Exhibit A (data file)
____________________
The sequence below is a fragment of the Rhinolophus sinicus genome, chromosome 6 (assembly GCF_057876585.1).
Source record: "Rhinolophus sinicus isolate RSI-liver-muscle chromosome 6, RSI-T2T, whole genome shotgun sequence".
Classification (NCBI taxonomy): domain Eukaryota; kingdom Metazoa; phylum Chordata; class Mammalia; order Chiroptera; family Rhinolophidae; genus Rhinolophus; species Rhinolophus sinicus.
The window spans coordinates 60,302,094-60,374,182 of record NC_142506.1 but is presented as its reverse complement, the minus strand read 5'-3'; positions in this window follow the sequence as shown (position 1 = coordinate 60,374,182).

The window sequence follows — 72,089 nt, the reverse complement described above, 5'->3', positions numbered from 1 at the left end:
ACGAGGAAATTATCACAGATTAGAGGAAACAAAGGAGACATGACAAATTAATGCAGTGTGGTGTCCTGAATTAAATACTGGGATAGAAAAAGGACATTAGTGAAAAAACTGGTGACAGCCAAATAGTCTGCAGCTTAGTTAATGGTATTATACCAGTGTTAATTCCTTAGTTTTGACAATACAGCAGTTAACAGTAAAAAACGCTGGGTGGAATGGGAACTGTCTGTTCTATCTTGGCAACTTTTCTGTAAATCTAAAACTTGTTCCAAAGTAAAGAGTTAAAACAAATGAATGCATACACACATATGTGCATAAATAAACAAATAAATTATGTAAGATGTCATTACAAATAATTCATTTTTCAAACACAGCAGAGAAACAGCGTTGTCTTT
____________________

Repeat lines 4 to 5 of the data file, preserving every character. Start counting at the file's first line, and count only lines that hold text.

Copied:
The window spans coordinates 60,302,094-60,374,182 of record NC_142506.1 but is presented as its reverse complement, the minus strand read 5'-3'; positions in this window follow the sequence as shown (position 1 = coordinate 60,374,182).

The window sequence follows — 72,089 nt, the reverse complement described above, 5'->3', positions numbered from 1 at the left end: